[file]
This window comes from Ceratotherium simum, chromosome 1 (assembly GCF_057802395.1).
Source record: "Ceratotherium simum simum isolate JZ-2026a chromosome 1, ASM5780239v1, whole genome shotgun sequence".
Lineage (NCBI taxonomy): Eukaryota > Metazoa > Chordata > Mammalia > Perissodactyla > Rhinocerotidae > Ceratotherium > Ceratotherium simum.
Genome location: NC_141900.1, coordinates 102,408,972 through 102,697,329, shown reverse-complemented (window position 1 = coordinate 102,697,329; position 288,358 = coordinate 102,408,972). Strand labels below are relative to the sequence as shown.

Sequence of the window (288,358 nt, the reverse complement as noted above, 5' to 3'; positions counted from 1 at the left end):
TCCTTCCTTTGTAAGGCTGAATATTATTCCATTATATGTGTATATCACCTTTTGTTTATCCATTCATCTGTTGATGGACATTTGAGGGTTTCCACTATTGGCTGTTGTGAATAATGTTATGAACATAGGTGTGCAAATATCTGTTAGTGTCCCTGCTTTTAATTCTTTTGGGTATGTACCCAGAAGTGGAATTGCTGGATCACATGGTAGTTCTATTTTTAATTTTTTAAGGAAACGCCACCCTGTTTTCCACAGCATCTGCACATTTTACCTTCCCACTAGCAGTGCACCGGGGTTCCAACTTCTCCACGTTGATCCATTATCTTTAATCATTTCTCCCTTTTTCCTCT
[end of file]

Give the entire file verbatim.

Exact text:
This window comes from Ceratotherium simum, chromosome 1 (assembly GCF_057802395.1).
Source record: "Ceratotherium simum simum isolate JZ-2026a chromosome 1, ASM5780239v1, whole genome shotgun sequence".
Lineage (NCBI taxonomy): Eukaryota > Metazoa > Chordata > Mammalia > Perissodactyla > Rhinocerotidae > Ceratotherium > Ceratotherium simum.
Genome location: NC_141900.1, coordinates 102,408,972 through 102,697,329, shown reverse-complemented (window position 1 = coordinate 102,697,329; position 288,358 = coordinate 102,408,972). Strand labels below are relative to the sequence as shown.

Sequence of the window (288,358 nt, the reverse complement as noted above, 5' to 3'; positions counted from 1 at the left end):
TCCTTCCTTTGTAAGGCTGAATATTATTCCATTATATGTGTATATCACCTTTTGTTTATCCATTCATCTGTTGATGGACATTTGAGGGTTTCCACTATTGGCTGTTGTGAATAATGTTATGAACATAGGTGTGCAAATATCTGTTAGTGTCCCTGCTTTTAATTCTTTTGGGTATGTACCCAGAAGTGGAATTGCTGGATCACATGGTAGTTCTATTTTTAATTTTTTAAGGAAACGCCACCCTGTTTTCCACAGCATCTGCACATTTTACCTTCCCACTAGCAGTGCACCGGGGTTCCAACTTCTCCACGTTGATCCATTATCTTTAATCATTTCTCCCTTTTTCCTCT